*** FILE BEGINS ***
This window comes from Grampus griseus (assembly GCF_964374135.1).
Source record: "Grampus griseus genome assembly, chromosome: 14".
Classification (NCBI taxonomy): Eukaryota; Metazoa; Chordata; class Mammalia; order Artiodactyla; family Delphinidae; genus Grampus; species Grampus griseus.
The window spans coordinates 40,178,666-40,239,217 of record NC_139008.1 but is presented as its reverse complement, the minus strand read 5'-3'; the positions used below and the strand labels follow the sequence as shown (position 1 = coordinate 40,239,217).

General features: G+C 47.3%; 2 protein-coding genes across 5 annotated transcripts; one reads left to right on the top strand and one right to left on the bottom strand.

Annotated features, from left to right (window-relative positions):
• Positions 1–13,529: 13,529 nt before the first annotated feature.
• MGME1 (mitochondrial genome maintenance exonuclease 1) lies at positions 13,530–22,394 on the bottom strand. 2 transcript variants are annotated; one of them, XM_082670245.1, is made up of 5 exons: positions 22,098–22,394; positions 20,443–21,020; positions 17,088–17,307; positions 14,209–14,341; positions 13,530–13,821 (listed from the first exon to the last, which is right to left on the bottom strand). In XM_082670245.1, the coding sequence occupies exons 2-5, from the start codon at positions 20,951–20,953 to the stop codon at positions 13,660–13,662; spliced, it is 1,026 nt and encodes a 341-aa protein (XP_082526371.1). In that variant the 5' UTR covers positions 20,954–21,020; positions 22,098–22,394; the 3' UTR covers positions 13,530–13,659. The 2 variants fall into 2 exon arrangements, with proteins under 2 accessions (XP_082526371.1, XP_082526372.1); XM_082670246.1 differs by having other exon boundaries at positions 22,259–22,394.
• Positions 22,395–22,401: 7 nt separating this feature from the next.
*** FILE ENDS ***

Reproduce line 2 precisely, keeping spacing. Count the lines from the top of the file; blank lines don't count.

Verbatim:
Source record: "Grampus griseus genome assembly, chromosome: 14".